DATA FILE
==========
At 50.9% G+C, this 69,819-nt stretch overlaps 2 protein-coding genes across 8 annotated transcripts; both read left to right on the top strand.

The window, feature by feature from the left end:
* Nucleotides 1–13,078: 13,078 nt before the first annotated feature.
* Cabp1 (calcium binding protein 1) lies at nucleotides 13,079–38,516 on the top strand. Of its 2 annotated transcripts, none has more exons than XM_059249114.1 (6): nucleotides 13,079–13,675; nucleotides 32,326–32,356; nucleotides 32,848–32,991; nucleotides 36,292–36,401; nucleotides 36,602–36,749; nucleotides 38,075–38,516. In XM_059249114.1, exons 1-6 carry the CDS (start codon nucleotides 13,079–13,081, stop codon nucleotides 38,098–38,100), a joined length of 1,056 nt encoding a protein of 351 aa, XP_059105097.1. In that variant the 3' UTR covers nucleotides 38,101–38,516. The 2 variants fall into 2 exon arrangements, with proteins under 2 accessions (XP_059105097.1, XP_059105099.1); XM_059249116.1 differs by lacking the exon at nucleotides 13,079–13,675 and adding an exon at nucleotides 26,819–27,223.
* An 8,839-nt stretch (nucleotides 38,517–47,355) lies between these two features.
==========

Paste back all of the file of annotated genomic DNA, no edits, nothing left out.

At 50.9% G+C, this 69,819-nt stretch overlaps 2 protein-coding genes across 8 annotated transcripts; both read left to right on the top strand.

The window, feature by feature from the left end:
* Nucleotides 1–13,078: 13,078 nt before the first annotated feature.
* Cabp1 (calcium binding protein 1) lies at nucleotides 13,079–38,516 on the top strand. Of its 2 annotated transcripts, none has more exons than XM_059249114.1 (6): nucleotides 13,079–13,675; nucleotides 32,326–32,356; nucleotides 32,848–32,991; nucleotides 36,292–36,401; nucleotides 36,602–36,749; nucleotides 38,075–38,516. In XM_059249114.1, exons 1-6 carry the CDS (start codon nucleotides 13,079–13,081, stop codon nucleotides 38,098–38,100), a joined length of 1,056 nt encoding a protein of 351 aa, XP_059105097.1. In that variant the 3' UTR covers nucleotides 38,101–38,516. The 2 variants fall into 2 exon arrangements, with proteins under 2 accessions (XP_059105097.1, XP_059105099.1); XM_059249116.1 differs by lacking the exon at nucleotides 13,079–13,675 and adding an exon at nucleotides 26,819–27,223.
* An 8,839-nt stretch (nucleotides 38,517–47,355) lies between these two features.